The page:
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Monday, February 13, 2012

Book Review: The Violets of March

I read Sarah Jio's The Violets of March over the weekend. It got me thinking...

The novel is a love story set in a small Island community.  Jio does a really wonderful job of setting, in my opinion. I was "on the Island", smelling the salt air, eating the food, and enjoying the wine, while I read.  It's was a great stormy weekend read. The main character in the novel is a writer and she struggles with her writing finding inspiration during the book. As I writer I really appreciate reading about that. While the reading helps me procrastinate actually writing, it does also help me feel the urge to "get at it again" . I appreciate both that gentle nudge and the peaceful distraction.

In my opinion, Jio also does a good job of going back and forth between two different time periods. This isn't easy to do and often isn't done well in writing, but Sarah Jio manages this well. The main character finds a diary and through this diary discovers both past and present mysteries and heals herself in the process.

Jio's novel describes how family ties, patterns, and personalities, often continue to be played out in successive generations. That's the part that "got me thinking".

I think there is a soul reason for being born into the situation and family to which you enter this world. I don't think family lineage, genetics and upbringing are by accident. I think they fit into your purpose in some way or another. The "trick" may be to figure out the pattern and perpetuate what is positive and change what might be destructive and I imagine for everyone there is a bit of both.  I don't think the links have to be biological. I believe the family or people that  nurtured you  play every bit as big a role even if you aren't genetically linked. And there is probably even more lessons in that.

We can see clear evidence of family patterns in stories of abuse, alcoholism, disease, artistic talents, career tendencies and in the case of Sarah Jio's novel, partner selection, attitudes, joys and angst. We often repeat the patterns of our parents, grandparents or relations.

Sometimes we inherit real gifts. The attitudes, strengths, perseverance and tenacity of your forefathers might have put you in a "advanced" state.  Perhaps you inherit a successful business and continue to develop it to great heights. Maybe you follow the restless pattern of movement your parents or grandparents had and end up setting down roots somewhere far away from where your family began. It can take a long time for seeds to grow to fruition and I think it's often important for family members to keep watering the seeds, and nurturing the roots so that huge growth can be achieved over several generations.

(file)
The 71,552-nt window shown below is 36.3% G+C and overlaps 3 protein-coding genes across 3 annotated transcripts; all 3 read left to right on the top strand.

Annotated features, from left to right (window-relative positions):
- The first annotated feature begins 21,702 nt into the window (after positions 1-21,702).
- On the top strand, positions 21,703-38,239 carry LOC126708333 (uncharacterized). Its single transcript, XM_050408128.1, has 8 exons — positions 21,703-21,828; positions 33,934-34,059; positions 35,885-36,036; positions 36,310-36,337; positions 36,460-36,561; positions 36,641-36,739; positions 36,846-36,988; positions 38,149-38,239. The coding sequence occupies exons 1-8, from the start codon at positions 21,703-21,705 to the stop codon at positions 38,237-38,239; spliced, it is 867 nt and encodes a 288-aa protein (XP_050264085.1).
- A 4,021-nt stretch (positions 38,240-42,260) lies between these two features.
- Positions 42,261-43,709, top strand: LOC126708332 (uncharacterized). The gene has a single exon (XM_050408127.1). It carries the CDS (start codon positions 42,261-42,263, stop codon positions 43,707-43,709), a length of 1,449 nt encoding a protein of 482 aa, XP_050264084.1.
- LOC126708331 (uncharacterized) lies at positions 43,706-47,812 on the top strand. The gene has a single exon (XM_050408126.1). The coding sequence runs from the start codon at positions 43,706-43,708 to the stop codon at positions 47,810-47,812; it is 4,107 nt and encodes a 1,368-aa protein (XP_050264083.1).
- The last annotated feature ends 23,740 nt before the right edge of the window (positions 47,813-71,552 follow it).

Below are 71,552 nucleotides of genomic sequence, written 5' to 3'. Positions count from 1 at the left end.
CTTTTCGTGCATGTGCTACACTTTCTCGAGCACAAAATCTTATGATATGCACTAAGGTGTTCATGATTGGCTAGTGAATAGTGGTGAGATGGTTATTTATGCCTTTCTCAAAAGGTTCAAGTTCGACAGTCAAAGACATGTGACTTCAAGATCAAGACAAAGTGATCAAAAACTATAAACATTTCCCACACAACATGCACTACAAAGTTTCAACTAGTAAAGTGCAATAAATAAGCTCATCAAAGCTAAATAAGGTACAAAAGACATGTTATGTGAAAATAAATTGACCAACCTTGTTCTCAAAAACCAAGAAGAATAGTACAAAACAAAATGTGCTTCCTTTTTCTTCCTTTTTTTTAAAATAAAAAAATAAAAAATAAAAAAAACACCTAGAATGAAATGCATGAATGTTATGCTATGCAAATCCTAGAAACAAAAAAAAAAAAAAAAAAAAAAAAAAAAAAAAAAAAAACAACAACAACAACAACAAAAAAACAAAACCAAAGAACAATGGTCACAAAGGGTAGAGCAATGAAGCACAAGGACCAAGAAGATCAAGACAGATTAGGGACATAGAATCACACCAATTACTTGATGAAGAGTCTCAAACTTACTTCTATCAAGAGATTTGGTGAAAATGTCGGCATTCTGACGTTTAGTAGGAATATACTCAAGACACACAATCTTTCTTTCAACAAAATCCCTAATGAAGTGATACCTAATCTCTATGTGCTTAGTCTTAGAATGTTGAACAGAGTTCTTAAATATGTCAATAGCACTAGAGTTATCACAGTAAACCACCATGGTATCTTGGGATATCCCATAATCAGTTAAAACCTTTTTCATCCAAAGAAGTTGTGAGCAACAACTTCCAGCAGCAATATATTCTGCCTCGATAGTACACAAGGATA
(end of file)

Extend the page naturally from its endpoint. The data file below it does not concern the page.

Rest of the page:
Sometimes we inherit more difficult lessons.  Perhaps we are born into families with difficulties and struggles so that we can change those patterns. By disrupting the pattern perhaps we move our entire lineage through destructive patterns and plant healthier seeds for the future.

If you're feels a bit lost for direction and purpose, you might find the Bach Flower essence Wild Oat could help. Wild Oat can help you straighten out your goals and find your path .  You might find the essence can help you sort through the lingering aspects of generations of heredity to identify what you want to keep and what you wish to change.

As I read The Violets of March, I also considered how helpful it might be to do a bit of digging into your ancestors.  If you are lucky enough to still have your parents, grandparents or other relatives around you it might very helpful to have some deep and honest conversations. Perhaps they had a unfulfilled dream or a future goal that might just strike a cord for you. Maybe you have a shared path to some extent. Perhaps they have paved part of the road ahead for you. Perhaps you'll find out that there were some hidden or suppressed talents that might help you develop your own with confidence. Maybe they've made some mistakes that you can learn from. Wise Woman wisdom is worth every ounce.

Or maybe you'd just like to snuggle down with a good read. If that's the case, enjoy The Violets of March.

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